Signs of Pancreatic cancer, 12th most common cancer in United States

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Tv’s king of trivia, Alex Trebek, says he will fight and beat advanced Pancreatic cancer.

The Jeopardy! host announced his diagnosis Wednesday.

Trebek is 78, and said while his prognosis is not encouraging, he will fight.

After 35 years and more than 8,000 episodes, Trebek plans to keep working, even as he fights an advanced disease with a five-year-survival of rate of less than 10 percent.

“Just like 50,000 other people in the United States each year, this week I was diagnosed with stage 4 pancreatic cancer,” said Trebek.

Stage four Pancreatic cancer is the most advanced type.

Just three percent of people survive five years.

Still, Trebek promised to beat it with his trademark wit. 

“Truth told, I have to,” said Trebek. “Because under the terms of my contract I have to host Jeopardy for 3 more years.”

According to the Illinois Cancer Care, it’s estimated that new cases of Pancreatic cancer in the United States in 2016 were over 50,000. 

Dr. Chandler Wilfong specializes in Hepatopancreaticobiliary Surgery for OSF Healthcare Medical Center. He said…

“Pancreatic cancer in general is a disease that effects the older population. If you have unusual symptoms, like fatigue that can’t be explained by what’s going on in your life or unexplained weightloss, you absolutley should see your doctor.”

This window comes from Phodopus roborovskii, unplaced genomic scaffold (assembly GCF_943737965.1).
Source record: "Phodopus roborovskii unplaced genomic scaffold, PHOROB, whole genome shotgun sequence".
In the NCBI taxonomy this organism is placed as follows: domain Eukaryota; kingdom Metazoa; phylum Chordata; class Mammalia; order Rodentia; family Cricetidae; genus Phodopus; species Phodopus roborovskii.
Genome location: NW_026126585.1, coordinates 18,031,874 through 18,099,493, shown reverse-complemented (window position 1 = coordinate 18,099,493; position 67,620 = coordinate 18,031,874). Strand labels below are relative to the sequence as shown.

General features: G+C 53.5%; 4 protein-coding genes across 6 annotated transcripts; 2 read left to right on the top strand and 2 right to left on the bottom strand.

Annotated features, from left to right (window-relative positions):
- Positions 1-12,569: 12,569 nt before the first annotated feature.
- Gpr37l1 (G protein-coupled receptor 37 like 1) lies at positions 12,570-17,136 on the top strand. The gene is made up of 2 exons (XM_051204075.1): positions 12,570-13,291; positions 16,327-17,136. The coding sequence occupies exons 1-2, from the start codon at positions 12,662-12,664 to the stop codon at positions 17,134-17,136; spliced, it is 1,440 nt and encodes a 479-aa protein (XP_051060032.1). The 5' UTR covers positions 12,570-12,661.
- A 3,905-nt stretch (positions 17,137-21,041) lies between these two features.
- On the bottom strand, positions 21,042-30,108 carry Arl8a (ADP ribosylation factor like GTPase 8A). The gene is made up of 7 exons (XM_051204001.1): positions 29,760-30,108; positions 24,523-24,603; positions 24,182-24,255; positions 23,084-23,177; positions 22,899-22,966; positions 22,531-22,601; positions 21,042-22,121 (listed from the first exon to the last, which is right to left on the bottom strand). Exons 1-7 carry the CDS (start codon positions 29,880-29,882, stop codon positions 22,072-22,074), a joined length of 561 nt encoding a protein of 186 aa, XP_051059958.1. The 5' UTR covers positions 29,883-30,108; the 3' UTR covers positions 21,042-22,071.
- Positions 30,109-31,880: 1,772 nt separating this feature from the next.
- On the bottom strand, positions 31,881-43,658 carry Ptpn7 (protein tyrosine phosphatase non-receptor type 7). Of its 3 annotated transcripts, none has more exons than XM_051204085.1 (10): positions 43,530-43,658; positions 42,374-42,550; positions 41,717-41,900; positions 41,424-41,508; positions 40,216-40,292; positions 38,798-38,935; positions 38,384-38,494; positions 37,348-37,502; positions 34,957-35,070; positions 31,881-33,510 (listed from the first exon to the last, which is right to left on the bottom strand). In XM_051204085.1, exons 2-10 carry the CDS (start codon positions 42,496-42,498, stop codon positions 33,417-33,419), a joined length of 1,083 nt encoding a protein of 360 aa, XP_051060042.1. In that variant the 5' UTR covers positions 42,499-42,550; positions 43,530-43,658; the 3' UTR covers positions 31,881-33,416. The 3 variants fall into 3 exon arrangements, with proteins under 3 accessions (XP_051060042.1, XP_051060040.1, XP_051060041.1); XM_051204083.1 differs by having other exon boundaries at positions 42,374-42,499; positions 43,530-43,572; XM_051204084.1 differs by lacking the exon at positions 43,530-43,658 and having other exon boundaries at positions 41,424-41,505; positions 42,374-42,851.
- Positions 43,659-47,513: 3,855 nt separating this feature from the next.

Pancreatic cancer, the 12th most common cancer in the United States, is relatively rare; however, it is the fourth leading cause of cancer-related death in both men and women in the US. 
Pancreatic cancer incidence rates are higher in men than in women.

“The best thing you could do prevent, or lower, your risk of pancreatic cancer is focus on a healthy lifestyle,” said Dr. Wilfong. “Have a moderate amount of health intake and if you’re a smoker, you should do your best to quit smoking.”

For the millions of people who watch Jeopardy each week, this word describes a beloved host who isn’t giving up. What is courageous?

“Help me keep the faith and we’ll win,” said the trivia king. “We’ll get it done. Thank you.”

Illinois Cancer Care says cigarette smoking is the most important risk factor for Pancreatic cancer. 

Additional risk factors include personal history of diabetes, obesity, certain hereditary conditions, and a family history of the disease or pancreatitis. 

The following stages are used for pancreatic cancer:

Stage 0 (Carcinoma In Situ)
In stage 0, abnormal cells are found in the lining of the pancreas. These abnormal cells may become cancer and spread into nearby normal tissue. Stage 0 is also called carcinoma in situ.

Stage I
In stage I, cancer has formed and is found in the pancreas only. Stage I is divided into stage IA and stage IB, based on the size of the tumor.

Stage IA: The tumor is 2 centimeters or smaller.
Stage IB: The tumor is larger than 2 centimeters.

Stage II
In stage II, cancer may have spread to nearby tissue and organs, and may have spread to lymph nodes near the pancreas. Stage II is divided into stage IIA and stage IIB, based on where the cancer has spread.

Stage IIA: Cancer has spread to nearby tissue and organs but has not spread to nearby lymph nodes.
Stage IIB: Cancer has spread to nearby lymph nodes and may have spread to nearby tissue and organs.

Stage III
In stage III, cancer has spread to the major blood vessels near the pancreas and may have spread to nearby lymph nodes.

Stage IV
In stage IV, cancer may be of any size and has spread to distant organs, such as the liver, lung, and peritoneal cavity. It may have also spread to organs and tissues near the pancreas or to lymph nodes.

All information was taken from the NCI (National Cancer Institute)

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